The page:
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BMW Gives The Electric Vehicle Market A Charge

BMW Gives The Electric Vehicle Market A Charge

BMW Gives The Electric Vehicle Market A Charge

Motoring is changing faster than you think. It is going to be everything promised in the movies — exhilarating, futuristic and eerily quiet.

The 2021 BMW i4 is a real looker. It is a welcomed, total revamp of what the Bavarian automaker has been doing with electric vehicles.

It is sleek, sporty and sublimely fast.

It is also the future of cars, with big implications for investors.

In many ways, the BMW i4 is emblematic of Germany waking up to Tesla. The Silicon Valley company is eating the lunch of its Deutschland rivals in the luxury car market.

The Model S was supposed to be a mass-market vehicle. In theory, its $35,000 sticker price would attract the EV-curious and suburbanites looking for a second car.

But the company has produced no cars at that price point. The average selling price is almost double that figure.

Its gaudy 400,000-unit waiting list meant Tesla could pick and choose what vehicles it wanted to make first. It should surprise no one that the company chose to make the most expensive, spec’d-out versions.

The company sold 55,840 Model 3s in the third quarter at an average selling price of $59,000.

As a point of reference, the next best-selling luxury car in the U.S. is the Audi Q5. The gas-guzzling SUV sold 21,000 units in the third quarter.

Model 3s are outselling their Cadillac, Buicks, Acura, Lincoln, Lexus, BMW and Mercedes brethren — of any model. Again, by a lot.

What Tesla got right was making an electric vehicle without compromises. Yes, the cars are environmentally friendly, but they are also incredibly quick and fun to drive. Elon Musk, chief executive officer, says he wanted to build cars that made people happy. He succeeded. Tesla ranks first in customer satisfaction, according to a survey from Consumer Reports.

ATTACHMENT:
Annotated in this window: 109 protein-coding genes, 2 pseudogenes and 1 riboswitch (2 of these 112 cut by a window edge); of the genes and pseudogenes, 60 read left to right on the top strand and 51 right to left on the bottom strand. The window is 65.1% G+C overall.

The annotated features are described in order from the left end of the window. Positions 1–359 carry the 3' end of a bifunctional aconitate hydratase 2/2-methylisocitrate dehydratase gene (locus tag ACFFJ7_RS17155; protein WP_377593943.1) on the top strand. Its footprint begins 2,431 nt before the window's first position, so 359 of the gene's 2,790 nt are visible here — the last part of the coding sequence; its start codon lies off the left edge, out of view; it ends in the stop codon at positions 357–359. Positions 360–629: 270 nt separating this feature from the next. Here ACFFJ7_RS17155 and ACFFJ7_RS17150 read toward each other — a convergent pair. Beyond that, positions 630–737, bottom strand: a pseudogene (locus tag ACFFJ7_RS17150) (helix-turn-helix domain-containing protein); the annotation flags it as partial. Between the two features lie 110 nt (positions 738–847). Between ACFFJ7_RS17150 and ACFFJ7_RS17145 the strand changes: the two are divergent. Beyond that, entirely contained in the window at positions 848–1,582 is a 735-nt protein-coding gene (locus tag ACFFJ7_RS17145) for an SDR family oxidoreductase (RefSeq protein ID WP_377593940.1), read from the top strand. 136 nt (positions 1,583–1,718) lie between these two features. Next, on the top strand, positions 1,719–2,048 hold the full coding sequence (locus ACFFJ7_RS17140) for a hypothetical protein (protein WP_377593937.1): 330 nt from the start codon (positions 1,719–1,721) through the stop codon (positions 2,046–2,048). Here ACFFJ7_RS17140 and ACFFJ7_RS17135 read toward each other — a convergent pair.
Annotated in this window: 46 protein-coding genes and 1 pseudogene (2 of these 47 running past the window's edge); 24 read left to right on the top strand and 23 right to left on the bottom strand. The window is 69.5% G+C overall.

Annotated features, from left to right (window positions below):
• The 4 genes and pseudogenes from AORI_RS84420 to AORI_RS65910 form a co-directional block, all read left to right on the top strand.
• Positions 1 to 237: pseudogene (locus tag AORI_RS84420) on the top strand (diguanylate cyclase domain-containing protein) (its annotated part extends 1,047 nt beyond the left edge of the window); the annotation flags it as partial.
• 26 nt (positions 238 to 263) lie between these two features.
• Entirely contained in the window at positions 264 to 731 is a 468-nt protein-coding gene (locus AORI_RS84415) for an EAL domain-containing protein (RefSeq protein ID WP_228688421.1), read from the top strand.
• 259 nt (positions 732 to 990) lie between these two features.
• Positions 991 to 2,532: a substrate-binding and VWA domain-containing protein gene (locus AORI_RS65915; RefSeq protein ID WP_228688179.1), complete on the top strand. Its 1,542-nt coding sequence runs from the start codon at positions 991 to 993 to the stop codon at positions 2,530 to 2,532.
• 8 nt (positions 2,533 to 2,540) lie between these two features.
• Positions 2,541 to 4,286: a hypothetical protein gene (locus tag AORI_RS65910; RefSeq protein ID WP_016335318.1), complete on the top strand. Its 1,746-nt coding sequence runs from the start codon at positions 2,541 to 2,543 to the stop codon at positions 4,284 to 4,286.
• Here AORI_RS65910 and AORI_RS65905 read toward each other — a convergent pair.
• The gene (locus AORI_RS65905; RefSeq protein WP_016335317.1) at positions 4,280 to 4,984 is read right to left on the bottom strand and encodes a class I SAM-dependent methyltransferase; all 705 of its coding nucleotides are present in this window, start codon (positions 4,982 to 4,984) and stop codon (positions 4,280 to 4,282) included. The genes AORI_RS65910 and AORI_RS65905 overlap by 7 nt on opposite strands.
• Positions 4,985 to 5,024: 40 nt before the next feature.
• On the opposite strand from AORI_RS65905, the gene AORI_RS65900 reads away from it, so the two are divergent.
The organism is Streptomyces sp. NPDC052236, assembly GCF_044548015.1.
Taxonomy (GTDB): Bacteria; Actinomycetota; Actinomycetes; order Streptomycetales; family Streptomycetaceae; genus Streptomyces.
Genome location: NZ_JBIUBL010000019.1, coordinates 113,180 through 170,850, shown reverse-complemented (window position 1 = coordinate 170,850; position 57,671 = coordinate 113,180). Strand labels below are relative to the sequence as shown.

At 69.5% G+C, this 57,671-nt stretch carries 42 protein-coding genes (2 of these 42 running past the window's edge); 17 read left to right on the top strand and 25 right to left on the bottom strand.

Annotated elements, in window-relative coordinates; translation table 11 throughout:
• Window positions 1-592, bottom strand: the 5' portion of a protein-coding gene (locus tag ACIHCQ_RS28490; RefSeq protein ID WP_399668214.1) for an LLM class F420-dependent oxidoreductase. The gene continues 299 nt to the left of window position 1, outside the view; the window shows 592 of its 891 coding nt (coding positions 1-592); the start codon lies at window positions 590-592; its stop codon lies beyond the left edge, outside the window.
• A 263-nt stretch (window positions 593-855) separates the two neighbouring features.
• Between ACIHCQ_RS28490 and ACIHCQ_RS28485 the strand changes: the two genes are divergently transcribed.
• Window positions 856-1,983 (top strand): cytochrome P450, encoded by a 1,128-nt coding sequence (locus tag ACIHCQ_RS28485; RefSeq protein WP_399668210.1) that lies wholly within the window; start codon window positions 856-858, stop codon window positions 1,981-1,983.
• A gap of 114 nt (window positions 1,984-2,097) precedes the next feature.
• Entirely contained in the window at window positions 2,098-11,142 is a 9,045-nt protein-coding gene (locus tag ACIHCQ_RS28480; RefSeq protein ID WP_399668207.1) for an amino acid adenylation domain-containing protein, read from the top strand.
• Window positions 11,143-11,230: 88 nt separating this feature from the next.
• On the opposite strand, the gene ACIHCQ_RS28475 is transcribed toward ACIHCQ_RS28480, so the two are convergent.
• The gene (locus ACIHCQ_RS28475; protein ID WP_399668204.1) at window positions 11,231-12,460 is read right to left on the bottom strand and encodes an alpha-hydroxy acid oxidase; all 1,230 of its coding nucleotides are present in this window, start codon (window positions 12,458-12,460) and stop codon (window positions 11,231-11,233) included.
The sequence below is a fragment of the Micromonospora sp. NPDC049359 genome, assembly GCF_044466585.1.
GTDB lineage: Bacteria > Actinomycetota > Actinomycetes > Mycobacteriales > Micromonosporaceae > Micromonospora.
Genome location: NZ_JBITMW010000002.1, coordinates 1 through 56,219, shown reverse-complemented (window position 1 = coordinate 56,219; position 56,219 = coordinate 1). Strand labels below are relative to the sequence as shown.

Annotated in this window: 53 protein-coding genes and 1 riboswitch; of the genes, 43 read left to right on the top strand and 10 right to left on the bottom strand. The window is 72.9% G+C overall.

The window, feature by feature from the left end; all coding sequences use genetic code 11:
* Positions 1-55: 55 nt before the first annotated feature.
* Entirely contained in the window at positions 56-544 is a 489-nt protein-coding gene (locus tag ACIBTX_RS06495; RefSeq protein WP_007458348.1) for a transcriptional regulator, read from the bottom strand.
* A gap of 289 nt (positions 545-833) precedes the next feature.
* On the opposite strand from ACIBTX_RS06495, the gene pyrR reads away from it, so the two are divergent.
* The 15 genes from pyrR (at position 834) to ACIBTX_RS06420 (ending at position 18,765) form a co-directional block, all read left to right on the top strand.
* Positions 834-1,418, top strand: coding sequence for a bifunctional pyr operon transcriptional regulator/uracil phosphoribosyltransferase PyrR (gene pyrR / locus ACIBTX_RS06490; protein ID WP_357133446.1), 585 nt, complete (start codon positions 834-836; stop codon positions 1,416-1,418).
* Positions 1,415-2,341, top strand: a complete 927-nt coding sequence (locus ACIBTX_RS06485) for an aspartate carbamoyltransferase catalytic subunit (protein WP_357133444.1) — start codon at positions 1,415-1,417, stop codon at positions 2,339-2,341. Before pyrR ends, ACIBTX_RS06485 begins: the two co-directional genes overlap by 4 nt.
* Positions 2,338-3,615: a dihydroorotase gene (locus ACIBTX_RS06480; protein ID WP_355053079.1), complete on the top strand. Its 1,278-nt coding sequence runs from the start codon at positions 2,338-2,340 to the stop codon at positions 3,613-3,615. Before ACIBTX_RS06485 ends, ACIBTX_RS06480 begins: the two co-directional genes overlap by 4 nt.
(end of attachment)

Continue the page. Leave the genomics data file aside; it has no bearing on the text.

And with the Model 3’s fantastic acceleration and minimalist interior, the car feels like something from the future.

Prior to Teslas, EVs were sensible but underpowered. The Toyota Prius and BMW i3 were built to appeal to hardcore conservationists, and they show it. They are all utility and no fun.

German carmakers are learning the lesson of Tesla’s success. They are now building vehicles without compromises that are more in tune with their history of performance.

Visually, the i4 is a stunner. It has a big double kidney grille and muscular lines that seem to make it look fast, even when it’s standing still. The company will pack an electric motor on each axle.

Executives promise the car will redefine what is possible today in terms of acceleration. Considering that Teslas can scream to 60 mph in 2 seconds, the i4 should be plenty fast.

Investors tend to view EVs as a niche market. Don’t listen to them; they are missing the point. As battery prices drop, most vehicles are headed toward electric propulsion, and soon. EVs are more efficient than internal combustion engines, easier to service, offer better performance, and ultimately are more fun to drive.

Ford and Volkswagen announced Oct. 31 they were in exploratory talks to jointly develop EVs. The companies are already working together with BMW and Mercedes to develop a network of European fast-charging stations. In September, Volkswagen launched an electric car platform and promised to make 10 million EVs by 2025.

Volvo plans to electrify all of its vehicles by 2019, according to Business Insider. Jaguar’s I-Pace electric SUV is available now, and it’s winning rave reviews. Audi, Mercedes, Porsche and Cadillac will offer speedy EVs within the next two years.



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